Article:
A Post Conviction Relief allows a person to seek relief from a criminal conviction AFTER the trial, even if an appeal is not possible. In this PCR, I go to the extreme and ask for my case to be completely overturned. The reason for this is because the Appeals Court of Georgia recently ruled the same in a similar case, Dukes v. Georgia. In Dukes v. Georgia, I point out, the State of Georgia finally recognizes Supreme Court cases, the same ones in I tried to reference in my trial but was shut down. I also point out the corruption I experienced in this State Court, but I wait and include these accusations in an addendum.

In the Superior Court of Stephens County

State of Georgia

State of Georgia, Plaintiff            } Case No: 2004CR270C
     v.                                } Charges: 
                                       } Obstruction of 
Lawrence Patriot, Defendant            } an officer (2).

Part I
Motion in Support of Post Conviction Relief

I, Lawrence Patriot, make a Motion for Post Conviction Relief because of the recent case State of Georgia v. Dukes (2006 Ga. App. (A06A0551)) that closely parallels my own case. State v. Dukes sets new precedent for the State of Georgia on the interactions between law enforcement and citizens. Georgia law is now officially in congruence with Supreme Court decisions. This illumination was not available at the time of my trial.


1. In the case of State v. Dukes, the case focuses on the issue of whether Dukes was lawfully arrested and the legality of the ensuing search of his vehicle. The judges are very clear that central to determining whether or not the police action was legal is whether or not the police had probable cause. In the case of State v. Dukes, Dukes runs away from the officer. The court determined that Duke was in his lawful right to do so.

2. This in many ways parallels my own case where the officers approached us law-abiding protestors and demanded our names. Believing that this was improper police procedure, I chose to "run away" from the scene of an alleged crime.

3. Throughout my trial (I was Pro Se), I would argue that the initial police action was invalid due to the credibility of the person(s) making the report, which would make the resulting police action invalid. My appeals lawyer later explained to me that a police officer is in his right to approach a citizen and ask a question as an ordinary citizen to another citizen. This is true; I have read the Supreme Court cases. What was NEVER explained to me is that under the same situation, the citizen has the right to remove himself from questioning, even by running if that is his desired method of leaving.

4. I was given the false impression that the police have all the authority and the citizen has none. It does not matter that the citizen has done no wrong; the police still have the right to "round us up like cattle," even if that rounding up is initially in name only.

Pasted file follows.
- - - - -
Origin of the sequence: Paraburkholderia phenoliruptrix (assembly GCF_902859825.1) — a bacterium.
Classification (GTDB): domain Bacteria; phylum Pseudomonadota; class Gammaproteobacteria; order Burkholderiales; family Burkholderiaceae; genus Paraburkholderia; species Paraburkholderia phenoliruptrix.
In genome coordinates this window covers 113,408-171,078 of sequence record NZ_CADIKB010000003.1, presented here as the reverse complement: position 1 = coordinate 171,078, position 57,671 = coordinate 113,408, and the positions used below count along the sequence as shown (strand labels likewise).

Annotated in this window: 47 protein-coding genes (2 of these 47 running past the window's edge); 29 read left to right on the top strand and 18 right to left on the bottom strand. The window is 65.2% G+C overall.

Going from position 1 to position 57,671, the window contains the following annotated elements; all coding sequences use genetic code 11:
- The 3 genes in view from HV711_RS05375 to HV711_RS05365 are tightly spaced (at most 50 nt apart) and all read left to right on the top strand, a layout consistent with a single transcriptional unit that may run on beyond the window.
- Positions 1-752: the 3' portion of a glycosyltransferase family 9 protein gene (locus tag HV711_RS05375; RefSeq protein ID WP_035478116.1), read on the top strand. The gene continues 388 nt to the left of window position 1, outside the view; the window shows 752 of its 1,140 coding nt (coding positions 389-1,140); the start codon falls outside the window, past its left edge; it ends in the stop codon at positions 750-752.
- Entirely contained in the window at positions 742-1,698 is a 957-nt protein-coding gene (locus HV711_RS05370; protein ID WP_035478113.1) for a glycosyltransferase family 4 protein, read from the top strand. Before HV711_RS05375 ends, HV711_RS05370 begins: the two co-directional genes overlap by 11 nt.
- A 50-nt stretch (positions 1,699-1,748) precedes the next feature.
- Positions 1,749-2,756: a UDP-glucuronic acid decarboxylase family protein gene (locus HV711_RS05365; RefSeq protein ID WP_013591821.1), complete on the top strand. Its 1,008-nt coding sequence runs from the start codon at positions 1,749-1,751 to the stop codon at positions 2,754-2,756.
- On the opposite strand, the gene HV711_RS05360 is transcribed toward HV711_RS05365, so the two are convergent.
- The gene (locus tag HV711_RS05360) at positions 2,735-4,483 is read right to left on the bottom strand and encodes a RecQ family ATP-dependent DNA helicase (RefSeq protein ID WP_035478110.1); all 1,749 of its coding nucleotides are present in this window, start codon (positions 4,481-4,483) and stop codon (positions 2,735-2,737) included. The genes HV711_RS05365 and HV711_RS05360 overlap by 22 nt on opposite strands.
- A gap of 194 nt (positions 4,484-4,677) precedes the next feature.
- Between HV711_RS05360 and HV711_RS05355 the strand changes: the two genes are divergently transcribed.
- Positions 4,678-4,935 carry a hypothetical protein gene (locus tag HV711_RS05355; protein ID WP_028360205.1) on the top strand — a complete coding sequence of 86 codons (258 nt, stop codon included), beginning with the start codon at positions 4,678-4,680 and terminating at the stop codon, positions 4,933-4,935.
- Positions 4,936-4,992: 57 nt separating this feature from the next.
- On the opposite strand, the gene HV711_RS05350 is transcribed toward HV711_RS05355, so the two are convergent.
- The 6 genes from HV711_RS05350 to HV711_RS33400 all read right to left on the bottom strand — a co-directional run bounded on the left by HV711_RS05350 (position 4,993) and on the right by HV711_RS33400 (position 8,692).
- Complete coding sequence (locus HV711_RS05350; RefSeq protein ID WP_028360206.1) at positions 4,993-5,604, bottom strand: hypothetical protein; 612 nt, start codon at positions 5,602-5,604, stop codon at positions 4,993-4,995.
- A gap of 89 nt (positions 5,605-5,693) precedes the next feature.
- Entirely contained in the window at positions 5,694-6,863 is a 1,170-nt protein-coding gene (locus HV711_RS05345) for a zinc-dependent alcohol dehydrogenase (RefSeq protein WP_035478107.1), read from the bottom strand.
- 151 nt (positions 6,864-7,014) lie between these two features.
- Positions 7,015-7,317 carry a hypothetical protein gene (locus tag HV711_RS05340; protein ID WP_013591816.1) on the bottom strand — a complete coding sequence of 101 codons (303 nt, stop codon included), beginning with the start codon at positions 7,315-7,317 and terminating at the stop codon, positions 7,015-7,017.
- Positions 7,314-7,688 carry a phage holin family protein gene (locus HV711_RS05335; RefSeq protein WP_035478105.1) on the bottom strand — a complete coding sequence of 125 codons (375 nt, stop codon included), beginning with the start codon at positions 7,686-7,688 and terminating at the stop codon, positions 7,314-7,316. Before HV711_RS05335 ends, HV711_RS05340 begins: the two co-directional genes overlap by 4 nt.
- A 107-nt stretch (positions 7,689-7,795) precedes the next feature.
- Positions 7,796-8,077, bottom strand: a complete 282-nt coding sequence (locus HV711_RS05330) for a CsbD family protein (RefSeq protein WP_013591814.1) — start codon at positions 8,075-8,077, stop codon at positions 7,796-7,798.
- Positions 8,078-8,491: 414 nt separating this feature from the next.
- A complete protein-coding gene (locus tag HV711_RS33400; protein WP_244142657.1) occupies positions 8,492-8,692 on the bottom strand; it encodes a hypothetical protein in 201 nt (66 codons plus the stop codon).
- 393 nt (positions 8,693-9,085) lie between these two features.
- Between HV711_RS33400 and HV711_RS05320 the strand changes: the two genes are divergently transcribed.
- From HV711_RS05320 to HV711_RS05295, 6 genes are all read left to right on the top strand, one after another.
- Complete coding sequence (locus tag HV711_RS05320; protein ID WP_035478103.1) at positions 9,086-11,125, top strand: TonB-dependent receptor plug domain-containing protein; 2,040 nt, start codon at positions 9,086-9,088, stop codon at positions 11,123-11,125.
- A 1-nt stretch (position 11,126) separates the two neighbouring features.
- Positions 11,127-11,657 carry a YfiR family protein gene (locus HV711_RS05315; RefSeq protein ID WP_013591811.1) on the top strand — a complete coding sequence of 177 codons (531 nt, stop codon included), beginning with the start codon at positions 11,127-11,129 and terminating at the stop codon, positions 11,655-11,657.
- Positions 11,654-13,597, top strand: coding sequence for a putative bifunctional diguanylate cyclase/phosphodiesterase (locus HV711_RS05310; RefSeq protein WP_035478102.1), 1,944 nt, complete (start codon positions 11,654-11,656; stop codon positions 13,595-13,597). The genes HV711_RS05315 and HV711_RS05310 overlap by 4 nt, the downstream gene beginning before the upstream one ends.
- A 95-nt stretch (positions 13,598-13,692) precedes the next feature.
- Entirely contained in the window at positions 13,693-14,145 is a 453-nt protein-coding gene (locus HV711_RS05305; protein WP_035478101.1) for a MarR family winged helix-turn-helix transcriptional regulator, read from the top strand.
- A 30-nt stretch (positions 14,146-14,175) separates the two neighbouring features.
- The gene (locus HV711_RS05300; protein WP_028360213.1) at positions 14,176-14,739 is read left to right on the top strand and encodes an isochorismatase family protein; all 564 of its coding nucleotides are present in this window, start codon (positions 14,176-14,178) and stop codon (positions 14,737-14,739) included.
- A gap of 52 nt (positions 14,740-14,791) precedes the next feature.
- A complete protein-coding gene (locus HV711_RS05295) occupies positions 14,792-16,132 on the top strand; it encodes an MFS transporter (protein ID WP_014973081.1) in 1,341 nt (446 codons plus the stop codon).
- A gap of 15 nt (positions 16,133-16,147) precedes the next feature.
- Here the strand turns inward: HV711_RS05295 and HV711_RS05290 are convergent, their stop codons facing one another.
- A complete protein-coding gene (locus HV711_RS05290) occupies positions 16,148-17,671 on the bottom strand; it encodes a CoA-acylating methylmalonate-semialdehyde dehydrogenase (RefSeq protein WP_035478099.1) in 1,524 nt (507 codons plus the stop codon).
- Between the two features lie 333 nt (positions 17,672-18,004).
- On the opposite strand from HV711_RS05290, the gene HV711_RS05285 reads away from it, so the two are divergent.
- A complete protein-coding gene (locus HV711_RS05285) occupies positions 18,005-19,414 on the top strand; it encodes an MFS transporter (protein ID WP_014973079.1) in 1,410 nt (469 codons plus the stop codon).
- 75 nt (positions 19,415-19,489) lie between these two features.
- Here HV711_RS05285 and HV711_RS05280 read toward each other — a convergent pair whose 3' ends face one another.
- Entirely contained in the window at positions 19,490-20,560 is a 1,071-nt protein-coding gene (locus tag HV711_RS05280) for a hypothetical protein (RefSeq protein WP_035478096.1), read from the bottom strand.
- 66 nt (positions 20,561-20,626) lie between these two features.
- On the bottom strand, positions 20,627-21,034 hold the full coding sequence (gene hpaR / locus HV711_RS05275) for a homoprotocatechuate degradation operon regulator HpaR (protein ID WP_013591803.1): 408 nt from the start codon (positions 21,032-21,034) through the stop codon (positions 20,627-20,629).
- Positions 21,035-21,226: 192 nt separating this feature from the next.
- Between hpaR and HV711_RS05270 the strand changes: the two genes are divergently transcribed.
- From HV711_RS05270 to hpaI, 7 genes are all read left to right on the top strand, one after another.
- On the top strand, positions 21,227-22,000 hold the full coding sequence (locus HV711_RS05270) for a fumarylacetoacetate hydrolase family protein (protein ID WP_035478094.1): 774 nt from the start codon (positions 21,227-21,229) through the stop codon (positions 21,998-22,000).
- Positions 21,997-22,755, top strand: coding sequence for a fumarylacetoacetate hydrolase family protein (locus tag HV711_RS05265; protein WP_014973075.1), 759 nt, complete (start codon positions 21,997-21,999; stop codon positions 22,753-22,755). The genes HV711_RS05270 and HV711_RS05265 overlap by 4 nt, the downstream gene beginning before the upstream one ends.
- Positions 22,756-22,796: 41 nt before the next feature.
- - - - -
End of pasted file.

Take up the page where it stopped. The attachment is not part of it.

5. In the May 2006 case State v. Dukes, the Appeals Court of Georgia explains in clear precise terms the rights and responsibilities of the citizen under what they define as first tier investigation. This case eradicates this false impression created by my judge, prosecutor, and lawyer.

6. The initial report was never investigated so the court may never be able to determine its credibility.

7. In the courtroom when I tried to address the issue of the legality of the police action based on probable cause, I was shut down numerous times. Any argument on the issue of probable cause that I tried to bring up was quickly brushed aside by both the prosecutor and the judge as being irrelevant. The only issue under the microscope that day was my initial action of running away (obstruction of justice misdemeanor) followed by my alleged action of making a motion AS IF to strike an officer after I was surrounded by the police (obstruction of justice felony). It was emphasized to the jury that I broke the law and it was their duty to convict me based on the facts.

The Argument:

8. Johnson, the Presiding Judge of State v. Dukes, affirms the following:

The dispositive issue in this case is whether police officers had probable cause to arrest Timothy Dukes for obstruction. Because the officers did not have probable cause to arrest Dukes..[Paragraph 1].

In my case, State v. Georgia, the reason why a group of protestors were being detained is given by Officer Eller:

I told them that we had a situation where a rock had been thrown into a school bus and we needed the names of all the demonstrators in that area. [Transcript Page 83]

According to Eller's testimony, a moment later we were told to "just identify [our]selves."

9. This may seem like an innocuous request on the surface, but it was enough to send me into a panic attack. The police approached us with a determined stride that left me with the understanding that giving our names was not voluntary. It felt like we were being rounded up like cattle. One witness expressed that "the policemen converged on us."(T-page 137). Another witness testified "Those officers just came charging like they were gonna lock everybody up" (T-page 163). I would later testify that I was sensitive to this sort of thing (T-page 216) lacking street sense.